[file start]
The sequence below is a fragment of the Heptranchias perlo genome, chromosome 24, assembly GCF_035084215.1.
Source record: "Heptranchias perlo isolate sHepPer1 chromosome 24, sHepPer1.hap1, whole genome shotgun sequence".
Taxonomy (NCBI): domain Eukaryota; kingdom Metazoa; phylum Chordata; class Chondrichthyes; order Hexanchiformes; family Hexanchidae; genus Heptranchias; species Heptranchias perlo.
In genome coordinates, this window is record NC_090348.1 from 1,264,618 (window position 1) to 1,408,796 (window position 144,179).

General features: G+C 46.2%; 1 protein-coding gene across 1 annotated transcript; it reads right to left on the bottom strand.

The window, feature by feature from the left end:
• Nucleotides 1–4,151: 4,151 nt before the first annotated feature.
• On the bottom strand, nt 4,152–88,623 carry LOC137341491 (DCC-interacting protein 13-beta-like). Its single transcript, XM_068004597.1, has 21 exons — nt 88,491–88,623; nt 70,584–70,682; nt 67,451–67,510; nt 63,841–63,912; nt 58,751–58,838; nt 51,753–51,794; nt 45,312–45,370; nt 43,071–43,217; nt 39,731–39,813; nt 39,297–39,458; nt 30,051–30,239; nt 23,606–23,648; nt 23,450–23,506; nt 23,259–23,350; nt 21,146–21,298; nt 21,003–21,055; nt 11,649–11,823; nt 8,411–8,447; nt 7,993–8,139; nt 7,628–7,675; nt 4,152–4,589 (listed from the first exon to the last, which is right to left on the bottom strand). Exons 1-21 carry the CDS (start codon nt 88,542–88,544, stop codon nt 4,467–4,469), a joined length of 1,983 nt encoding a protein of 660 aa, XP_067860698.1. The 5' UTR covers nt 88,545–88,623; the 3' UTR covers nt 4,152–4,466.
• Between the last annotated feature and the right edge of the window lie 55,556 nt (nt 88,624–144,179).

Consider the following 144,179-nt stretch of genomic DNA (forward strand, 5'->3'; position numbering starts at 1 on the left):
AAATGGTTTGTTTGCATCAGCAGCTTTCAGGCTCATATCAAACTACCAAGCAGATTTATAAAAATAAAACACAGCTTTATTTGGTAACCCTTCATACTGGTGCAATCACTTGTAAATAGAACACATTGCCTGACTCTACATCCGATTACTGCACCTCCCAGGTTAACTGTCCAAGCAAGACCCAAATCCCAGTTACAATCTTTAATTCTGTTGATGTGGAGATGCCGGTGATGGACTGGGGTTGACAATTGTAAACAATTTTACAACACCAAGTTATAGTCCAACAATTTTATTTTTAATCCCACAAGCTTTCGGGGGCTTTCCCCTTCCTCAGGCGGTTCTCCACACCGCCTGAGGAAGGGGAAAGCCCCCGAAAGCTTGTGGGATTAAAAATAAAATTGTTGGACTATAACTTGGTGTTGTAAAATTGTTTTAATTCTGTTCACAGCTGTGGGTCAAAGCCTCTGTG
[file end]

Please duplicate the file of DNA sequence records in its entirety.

The sequence below is a fragment of the Heptranchias perlo genome, chromosome 24, assembly GCF_035084215.1.
Source record: "Heptranchias perlo isolate sHepPer1 chromosome 24, sHepPer1.hap1, whole genome shotgun sequence".
Taxonomy (NCBI): domain Eukaryota; kingdom Metazoa; phylum Chordata; class Chondrichthyes; order Hexanchiformes; family Hexanchidae; genus Heptranchias; species Heptranchias perlo.
In genome coordinates, this window is record NC_090348.1 from 1,264,618 (window position 1) to 1,408,796 (window position 144,179).

General features: G+C 46.2%; 1 protein-coding gene across 1 annotated transcript; it reads right to left on the bottom strand.

The window, feature by feature from the left end:
• Nucleotides 1–4,151: 4,151 nt before the first annotated feature.
• On the bottom strand, nt 4,152–88,623 carry LOC137341491 (DCC-interacting protein 13-beta-like). Its single transcript, XM_068004597.1, has 21 exons — nt 88,491–88,623; nt 70,584–70,682; nt 67,451–67,510; nt 63,841–63,912; nt 58,751–58,838; nt 51,753–51,794; nt 45,312–45,370; nt 43,071–43,217; nt 39,731–39,813; nt 39,297–39,458; nt 30,051–30,239; nt 23,606–23,648; nt 23,450–23,506; nt 23,259–23,350; nt 21,146–21,298; nt 21,003–21,055; nt 11,649–11,823; nt 8,411–8,447; nt 7,993–8,139; nt 7,628–7,675; nt 4,152–4,589 (listed from the first exon to the last, which is right to left on the bottom strand). Exons 1-21 carry the CDS (start codon nt 88,542–88,544, stop codon nt 4,467–4,469), a joined length of 1,983 nt encoding a protein of 660 aa, XP_067860698.1. The 5' UTR covers nt 88,545–88,623; the 3' UTR covers nt 4,152–4,466.
• Between the last annotated feature and the right edge of the window lie 55,556 nt (nt 88,624–144,179).

Consider the following 144,179-nt stretch of genomic DNA (forward strand, 5'->3'; position numbering starts at 1 on the left):
AAATGGTTTGTTTGCATCAGCAGCTTTCAGGCTCATATCAAACTACCAAGCAGATTTATAAAAATAAAACACAGCTTTATTTGGTAACCCTTCATACTGGTGCAATCACTTGTAAATAGAACACATTGCCTGACTCTACATCCGATTACTGCACCTCCCAGGTTAACTGTCCAAGCAAGACCCAAATCCCAGTTACAATCTTTAATTCTGTTGATGTGGAGATGCCGGTGATGGACTGGGGTTGACAATTGTAAACAATTTTACAACACCAAGTTATAGTCCAACAATTTTATTTTTAATCCCACAAGCTTTCGGGGGCTTTCCCCTTCCTCAGGCGGTTCTCCACACCGCCTGAGGAAGGGGAAAGCCCCCGAAAGCTTGTGGGATTAAAAATAAAATTGTTGGACTATAACTTGGTGTTGTAAAATTGTTTTAATTCTGTTCACAGCTGTGGGTCAAAGCCTCTGTG